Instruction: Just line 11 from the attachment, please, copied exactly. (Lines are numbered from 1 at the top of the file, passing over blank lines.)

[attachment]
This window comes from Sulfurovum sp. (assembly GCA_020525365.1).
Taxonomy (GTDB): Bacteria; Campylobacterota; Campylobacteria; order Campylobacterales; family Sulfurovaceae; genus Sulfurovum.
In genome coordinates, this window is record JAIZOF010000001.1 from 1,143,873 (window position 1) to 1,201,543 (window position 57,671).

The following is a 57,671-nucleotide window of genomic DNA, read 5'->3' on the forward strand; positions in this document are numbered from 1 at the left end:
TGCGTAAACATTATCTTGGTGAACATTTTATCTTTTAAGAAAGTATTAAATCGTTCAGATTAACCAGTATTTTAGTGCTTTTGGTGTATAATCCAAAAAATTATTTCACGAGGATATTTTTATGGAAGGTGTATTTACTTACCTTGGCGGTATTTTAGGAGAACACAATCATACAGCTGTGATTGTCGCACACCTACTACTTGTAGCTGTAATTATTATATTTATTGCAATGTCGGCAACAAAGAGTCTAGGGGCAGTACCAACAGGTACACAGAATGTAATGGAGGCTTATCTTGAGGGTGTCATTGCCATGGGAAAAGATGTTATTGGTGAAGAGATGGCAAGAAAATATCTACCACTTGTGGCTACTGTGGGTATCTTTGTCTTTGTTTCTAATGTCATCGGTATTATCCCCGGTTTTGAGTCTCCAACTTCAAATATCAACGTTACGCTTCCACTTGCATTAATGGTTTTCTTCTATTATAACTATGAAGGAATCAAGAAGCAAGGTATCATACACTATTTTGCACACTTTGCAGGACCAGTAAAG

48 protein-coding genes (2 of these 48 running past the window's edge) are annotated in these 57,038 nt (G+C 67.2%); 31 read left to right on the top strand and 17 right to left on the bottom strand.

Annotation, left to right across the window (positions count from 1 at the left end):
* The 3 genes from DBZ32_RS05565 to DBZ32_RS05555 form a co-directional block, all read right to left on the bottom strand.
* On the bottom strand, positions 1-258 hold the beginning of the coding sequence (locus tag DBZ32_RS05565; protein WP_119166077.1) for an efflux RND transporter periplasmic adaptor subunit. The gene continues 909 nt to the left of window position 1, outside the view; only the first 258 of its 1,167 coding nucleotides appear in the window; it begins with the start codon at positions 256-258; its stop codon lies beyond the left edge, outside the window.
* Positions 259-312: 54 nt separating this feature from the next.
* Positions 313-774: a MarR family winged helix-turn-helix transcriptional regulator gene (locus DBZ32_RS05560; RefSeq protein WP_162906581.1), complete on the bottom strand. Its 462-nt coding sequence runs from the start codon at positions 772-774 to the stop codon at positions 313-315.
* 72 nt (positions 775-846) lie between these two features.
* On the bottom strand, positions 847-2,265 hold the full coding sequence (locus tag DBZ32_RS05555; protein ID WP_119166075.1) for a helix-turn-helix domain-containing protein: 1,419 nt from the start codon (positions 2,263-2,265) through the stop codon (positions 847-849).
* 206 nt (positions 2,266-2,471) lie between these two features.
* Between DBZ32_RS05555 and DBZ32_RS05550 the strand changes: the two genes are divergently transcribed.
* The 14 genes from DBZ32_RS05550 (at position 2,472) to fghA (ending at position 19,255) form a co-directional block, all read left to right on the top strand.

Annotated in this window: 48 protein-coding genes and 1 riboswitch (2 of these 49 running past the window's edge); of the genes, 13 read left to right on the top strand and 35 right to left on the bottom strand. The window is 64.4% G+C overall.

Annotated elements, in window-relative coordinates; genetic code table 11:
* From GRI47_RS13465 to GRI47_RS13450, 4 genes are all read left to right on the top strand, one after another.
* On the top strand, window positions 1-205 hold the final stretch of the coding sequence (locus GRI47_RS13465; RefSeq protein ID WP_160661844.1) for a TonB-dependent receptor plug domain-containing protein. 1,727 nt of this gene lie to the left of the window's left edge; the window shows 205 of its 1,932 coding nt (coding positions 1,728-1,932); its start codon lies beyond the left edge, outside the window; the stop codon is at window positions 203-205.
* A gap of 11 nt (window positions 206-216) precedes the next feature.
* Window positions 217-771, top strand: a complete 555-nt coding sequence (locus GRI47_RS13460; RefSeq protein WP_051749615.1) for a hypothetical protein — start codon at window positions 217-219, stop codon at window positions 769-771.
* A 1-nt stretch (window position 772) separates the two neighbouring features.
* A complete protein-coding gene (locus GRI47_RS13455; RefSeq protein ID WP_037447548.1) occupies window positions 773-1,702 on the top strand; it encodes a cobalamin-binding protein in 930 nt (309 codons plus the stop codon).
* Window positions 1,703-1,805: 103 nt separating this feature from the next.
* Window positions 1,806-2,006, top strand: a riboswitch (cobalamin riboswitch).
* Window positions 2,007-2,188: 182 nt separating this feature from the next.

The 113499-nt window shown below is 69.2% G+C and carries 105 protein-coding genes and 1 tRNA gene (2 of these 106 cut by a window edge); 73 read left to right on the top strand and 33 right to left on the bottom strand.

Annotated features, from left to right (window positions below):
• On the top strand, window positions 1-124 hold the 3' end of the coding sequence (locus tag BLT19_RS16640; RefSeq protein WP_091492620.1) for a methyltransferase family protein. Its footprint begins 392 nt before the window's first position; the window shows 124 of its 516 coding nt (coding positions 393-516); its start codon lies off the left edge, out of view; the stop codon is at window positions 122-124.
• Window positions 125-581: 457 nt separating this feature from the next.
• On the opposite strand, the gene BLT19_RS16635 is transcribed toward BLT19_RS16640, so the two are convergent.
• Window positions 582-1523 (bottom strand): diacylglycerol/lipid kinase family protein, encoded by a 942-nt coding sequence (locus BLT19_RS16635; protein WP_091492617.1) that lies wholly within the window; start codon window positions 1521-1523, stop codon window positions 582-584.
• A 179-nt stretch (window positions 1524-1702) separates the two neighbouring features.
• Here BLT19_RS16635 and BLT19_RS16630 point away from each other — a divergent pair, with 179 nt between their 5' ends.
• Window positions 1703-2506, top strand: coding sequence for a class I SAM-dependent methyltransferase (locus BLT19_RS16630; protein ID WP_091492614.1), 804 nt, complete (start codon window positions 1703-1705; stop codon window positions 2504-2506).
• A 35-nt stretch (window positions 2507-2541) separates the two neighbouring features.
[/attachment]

* Positions 313-774: a MarR family winged helix-turn-helix transcriptional regulator gene (locus DBZ32_RS05560; RefSeq protein WP_162906581.1), complete on the bottom strand. Its 462-nt coding sequence runs from the start codon at positions 772-774 to the stop codon at positions 313-315.